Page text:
It’s either of Swedish or German origin and is solid oak (tammi.) All the hardware, handles, lock and key are original. I think it’s stunning! We managed to load both pieces all by ourselves into and out of the trailer and into the house. The chest was much easier since it had wonderfully large handles on either end. Easy-Peasy. The desk/dresser which is called klaffilipasto in Finnish is a rich dark mahogany. I took out all the drawers this morning to make it easier for me and Pekka to carry up the stairs when he gets home tonight. While taking them out, I found a torn fragment of paper which would seem to be again either Swedish or German.I’ll post a photo of the desk once we lug it upstairs and get it into place in our bedroom.
The desk/dresser (klaffilipasto) made it upstairs and is looking handsome in our new bedroom. The wall color might look different in here 😉 We started with the Gorgonzola, decided to swap it out for a blue color, which I decided later still not right. I like this creamy beige, it is warm with slight hint of pink.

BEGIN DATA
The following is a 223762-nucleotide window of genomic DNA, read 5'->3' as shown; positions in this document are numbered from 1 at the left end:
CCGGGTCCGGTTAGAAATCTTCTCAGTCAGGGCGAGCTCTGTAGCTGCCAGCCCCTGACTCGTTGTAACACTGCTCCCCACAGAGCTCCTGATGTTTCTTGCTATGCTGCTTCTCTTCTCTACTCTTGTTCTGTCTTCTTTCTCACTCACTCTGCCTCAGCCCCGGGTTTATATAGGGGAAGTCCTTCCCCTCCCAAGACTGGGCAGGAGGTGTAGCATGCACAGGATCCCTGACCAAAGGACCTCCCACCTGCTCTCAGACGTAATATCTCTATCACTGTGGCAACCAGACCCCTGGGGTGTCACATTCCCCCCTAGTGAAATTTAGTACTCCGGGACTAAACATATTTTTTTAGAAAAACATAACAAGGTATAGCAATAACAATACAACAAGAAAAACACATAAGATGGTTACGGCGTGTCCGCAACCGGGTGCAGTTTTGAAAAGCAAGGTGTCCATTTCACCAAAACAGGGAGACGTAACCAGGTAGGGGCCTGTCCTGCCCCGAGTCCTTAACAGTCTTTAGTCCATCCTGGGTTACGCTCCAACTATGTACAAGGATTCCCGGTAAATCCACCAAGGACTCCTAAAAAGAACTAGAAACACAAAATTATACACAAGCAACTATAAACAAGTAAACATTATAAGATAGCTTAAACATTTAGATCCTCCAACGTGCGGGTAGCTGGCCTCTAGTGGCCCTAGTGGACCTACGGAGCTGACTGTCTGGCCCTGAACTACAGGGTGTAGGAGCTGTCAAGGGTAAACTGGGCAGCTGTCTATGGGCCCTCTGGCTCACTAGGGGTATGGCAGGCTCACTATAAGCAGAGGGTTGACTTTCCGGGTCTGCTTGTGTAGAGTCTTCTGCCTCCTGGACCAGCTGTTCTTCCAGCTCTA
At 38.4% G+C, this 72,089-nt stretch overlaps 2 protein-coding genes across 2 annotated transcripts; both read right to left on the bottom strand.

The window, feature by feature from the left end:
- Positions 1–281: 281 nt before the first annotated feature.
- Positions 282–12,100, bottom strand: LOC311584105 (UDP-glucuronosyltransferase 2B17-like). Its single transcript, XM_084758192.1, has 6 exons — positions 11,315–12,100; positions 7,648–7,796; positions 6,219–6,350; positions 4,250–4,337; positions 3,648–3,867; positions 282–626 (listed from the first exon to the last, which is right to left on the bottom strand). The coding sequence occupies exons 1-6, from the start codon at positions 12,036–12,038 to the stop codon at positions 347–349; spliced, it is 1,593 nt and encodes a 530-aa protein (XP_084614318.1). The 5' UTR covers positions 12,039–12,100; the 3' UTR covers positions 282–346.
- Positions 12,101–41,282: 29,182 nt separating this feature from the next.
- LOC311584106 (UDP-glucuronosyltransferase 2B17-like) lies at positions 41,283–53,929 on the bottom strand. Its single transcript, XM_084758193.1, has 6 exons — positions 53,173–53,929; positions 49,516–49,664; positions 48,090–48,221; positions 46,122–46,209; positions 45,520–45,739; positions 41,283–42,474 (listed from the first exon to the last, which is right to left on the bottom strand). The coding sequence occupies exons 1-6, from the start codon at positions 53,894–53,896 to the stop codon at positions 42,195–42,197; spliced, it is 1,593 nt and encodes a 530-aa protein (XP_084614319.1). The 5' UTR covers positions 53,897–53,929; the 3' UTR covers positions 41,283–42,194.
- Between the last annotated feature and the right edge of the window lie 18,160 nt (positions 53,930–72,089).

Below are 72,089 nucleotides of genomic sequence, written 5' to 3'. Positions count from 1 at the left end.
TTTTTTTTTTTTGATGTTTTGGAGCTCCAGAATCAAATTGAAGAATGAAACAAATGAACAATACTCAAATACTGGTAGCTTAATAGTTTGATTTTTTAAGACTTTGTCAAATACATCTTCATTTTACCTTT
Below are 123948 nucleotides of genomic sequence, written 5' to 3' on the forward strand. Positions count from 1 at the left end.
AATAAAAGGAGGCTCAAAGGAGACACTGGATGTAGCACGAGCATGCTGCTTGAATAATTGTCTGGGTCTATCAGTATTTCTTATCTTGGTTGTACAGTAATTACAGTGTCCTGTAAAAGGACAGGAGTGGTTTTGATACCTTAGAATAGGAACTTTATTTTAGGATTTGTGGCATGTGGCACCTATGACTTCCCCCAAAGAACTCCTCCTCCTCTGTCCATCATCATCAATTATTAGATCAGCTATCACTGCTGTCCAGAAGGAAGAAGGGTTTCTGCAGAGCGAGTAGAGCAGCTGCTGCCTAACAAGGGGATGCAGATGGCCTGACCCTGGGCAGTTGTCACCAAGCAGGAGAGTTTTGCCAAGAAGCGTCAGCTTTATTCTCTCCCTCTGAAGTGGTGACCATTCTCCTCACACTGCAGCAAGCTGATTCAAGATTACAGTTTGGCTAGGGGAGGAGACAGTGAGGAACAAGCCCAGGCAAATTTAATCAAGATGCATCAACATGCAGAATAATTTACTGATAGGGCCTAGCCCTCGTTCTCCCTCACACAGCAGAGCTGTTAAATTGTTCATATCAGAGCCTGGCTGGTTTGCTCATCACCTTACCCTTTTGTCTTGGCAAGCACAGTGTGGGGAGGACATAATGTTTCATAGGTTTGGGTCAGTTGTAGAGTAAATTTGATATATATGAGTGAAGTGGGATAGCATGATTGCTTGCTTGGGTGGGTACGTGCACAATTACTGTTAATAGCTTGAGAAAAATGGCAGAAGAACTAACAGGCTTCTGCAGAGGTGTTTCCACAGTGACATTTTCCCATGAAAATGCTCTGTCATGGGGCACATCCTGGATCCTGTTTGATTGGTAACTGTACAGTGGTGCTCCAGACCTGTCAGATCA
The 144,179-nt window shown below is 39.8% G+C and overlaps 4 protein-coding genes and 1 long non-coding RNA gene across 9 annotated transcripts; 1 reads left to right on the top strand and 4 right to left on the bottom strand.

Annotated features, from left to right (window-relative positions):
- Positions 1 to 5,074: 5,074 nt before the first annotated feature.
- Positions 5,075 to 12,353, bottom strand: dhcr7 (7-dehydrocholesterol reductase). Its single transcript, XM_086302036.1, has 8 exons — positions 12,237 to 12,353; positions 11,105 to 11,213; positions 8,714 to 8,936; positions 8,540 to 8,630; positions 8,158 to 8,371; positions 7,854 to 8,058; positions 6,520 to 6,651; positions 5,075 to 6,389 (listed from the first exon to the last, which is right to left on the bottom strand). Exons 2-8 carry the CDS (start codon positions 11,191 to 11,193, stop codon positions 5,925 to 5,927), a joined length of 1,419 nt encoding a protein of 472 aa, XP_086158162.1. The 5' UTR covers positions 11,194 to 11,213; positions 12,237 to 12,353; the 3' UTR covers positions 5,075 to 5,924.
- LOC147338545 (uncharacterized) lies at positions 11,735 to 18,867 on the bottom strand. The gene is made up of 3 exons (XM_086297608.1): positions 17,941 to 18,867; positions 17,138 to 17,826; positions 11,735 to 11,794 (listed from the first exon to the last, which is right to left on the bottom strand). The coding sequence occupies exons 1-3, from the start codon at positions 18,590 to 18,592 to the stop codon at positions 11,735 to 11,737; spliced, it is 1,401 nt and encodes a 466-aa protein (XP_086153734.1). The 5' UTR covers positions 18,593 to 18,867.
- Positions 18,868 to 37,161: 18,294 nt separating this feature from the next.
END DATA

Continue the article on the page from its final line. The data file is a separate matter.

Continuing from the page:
As for other bedrooms, the guest room is nearly done. Still have the trim to pick up, paint and install for the windows, door and baseboard…maybe even the crown, since we have it on ceilings throughout downstairs except the bathroom.
I chose Italian and Swiss lakes as the theme for the artwork; Lake Como, Lake Garda and Lake Lugano are depicted in the four prints in this room (one out of view) I hope whatever guests sleep in this room eventually will enjoy the view!
Pekka has started nailing up the ceiling boards upstairs in the area, opposite his office space. Actually he’s almost done nailing the tongue and groove wood planks in place. Next they’ll all be stained the same color as the master bedroom – a golden maple color.
I guess once that’s finished, we can figure out the scheme for cutting down or fashioning some DIY doors for the two attic storage cubbies that flank either end of the original insulated bedroom upstairs. Then we’ve got to get some electric in that old bedroom…and some new walls and ceilings!
We hope your 2016 got off to a good start. Stay bundled cozy and warm.
Until next time!